Dublin: World Champions New Zealand became the first team in the professional era to win all their Test matches in a calendar year as Aaron Cruden converted with the last kick of the game to beat Ireland 24-22 in a pulsating encounter at Lansdowne Road on Sunday.
The Irish had stormed into a 22-7 half-time lead, but they failed to score a point in the second half and a missed penalty by Johnny Sexton four minutes from time cost them their first ever victory over the All Blacks.
It was the fifth time the Irish had conceded a half-time lead to their opponents and leaves them with just a draw and 27 defeats in their head-to-head meetings, while the All Blacks finish with 14 wins from 14 Tests in 2013.
Man-of-the-match Sean O’Brien said Ireland had been taught a harsh lesson.
“We’re very disappointed to start off the way we did [and not win], but obviously it was not enough in the end,” he said.
“We’ve got to learn from this and put these types of games away. I don’t want to be too negative but that is the blunt truth.”
Ireland’s New Zealander coach Joe Schmidt said they only had themselves to blame.
“It was the one we were really up for. [We] missed [a] penalty yeah but we got the ball back with 24 seconds to go,” he said.
“You’ve got to be prepared to defend till the final seconds and we didn’t. We just have to live with that now.
“A draw would also have been a loss to us. We had invested in winning that game. I just felt we didn’t get the reward in the end.”
The Irish early fire was rewarded in the fifth minute as, having driven deep into All Black territory, Conor Murray went over and, following a video review, the try was awarded for his second Test score in his 22nd appearance, although it appeared he may have dropped the ball.
Sexton converted to take him over the 300-point mark with 301.
Incredibly, the Irish were over again for a second try in the 11th minute as Rory Best scored the sixth of his 70-Test career. Sexton converted to unbelievably give the hosts a 14-0 lead.
The Irish were rampant and had a third try in the 19th minute as Rob Kearney, who had been a doubt through the week with a rib injury, ran it back from inside his 22 after Israel Dagg spilled the ball into his hands.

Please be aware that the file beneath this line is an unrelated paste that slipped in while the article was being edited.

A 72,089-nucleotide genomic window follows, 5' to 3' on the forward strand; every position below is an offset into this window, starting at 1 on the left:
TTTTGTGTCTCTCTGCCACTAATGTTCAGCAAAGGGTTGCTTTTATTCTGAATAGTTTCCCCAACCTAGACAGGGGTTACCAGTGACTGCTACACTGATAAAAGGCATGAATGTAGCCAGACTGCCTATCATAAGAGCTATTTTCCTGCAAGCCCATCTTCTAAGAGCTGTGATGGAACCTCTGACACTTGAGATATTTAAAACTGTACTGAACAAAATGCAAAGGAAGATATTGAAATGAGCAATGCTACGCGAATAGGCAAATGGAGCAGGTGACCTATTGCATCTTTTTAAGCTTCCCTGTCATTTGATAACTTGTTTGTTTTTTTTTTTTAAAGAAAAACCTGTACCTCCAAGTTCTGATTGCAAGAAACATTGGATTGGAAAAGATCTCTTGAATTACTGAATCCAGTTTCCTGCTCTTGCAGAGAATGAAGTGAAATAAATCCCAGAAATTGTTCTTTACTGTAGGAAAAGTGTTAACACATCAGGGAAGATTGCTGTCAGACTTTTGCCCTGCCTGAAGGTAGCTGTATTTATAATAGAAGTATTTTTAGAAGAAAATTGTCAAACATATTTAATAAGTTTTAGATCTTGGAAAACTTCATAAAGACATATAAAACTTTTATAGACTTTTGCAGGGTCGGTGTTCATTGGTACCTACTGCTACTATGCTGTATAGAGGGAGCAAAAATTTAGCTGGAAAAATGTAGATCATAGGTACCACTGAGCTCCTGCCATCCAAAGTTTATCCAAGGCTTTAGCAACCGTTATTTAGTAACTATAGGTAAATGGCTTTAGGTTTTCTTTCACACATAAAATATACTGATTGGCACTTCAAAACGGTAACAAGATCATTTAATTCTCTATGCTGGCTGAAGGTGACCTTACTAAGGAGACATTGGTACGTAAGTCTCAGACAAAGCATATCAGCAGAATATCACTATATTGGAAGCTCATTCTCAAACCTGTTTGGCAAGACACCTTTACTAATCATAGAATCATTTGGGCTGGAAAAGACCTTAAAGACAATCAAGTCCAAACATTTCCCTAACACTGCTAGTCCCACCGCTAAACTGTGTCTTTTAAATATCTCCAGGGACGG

Sexton’s conversion hit the post to leave Ireland leading 19-0 and bringing back memories of the last Test under Warren Gatland’s reign in 2001, when they led 21-7 at the break only to lose.
Finally this appeared to spark the flat All Blacks into putting together some fluent running rugby, which produced a try.
Cruden spotted a huge gap behind the Irish defence, chipped through and the prolific Julian Savea, who was unmarked on the wing, ran onto the ball to touch down in the 26th minute. Cruden converted for 19-7.
The Irish, though, were not deflated by that in the least and stormed back deep into All Black territory. They were only prevented from going over by some gritty defence and were eventually rewarded with a penalty that Sexton slotted over for 22-7.
The Irish came out equally fired up for the second half, but it was their defence that held up as Dagg thought he had got over in the 50th minute, only for Murray to be judged to have had his arm under the ball as it was grounded.
However, Irish lock Devin Toner handed Cruden an easy three points, for 22-10, as he obstructed Wyatt Crockett when the Irish were about to clear their lines.
The All Blacks started to really test the Irish resilience and, with 15 minutes remaining, they went over through replacement prop Ben Franks, with Cruden converting for 22-17, ensuring the scent of an unlikely victory filled their nostrils.
However, the indomitable spirit of the Irish shone as they drew on their last dregs of energy, pressuring the All Blacks into conceding a penalty that Sexton took an age over, but to gasps of disbelief he sent it wide of the posts.
The costliness of that miss was laid bare in the final remarkable passage of play by the All Blacks as Ryan Crotty went over in the corner and Cruden, at the second time of asking, slotted over the conversion to achieve that unlikely victory.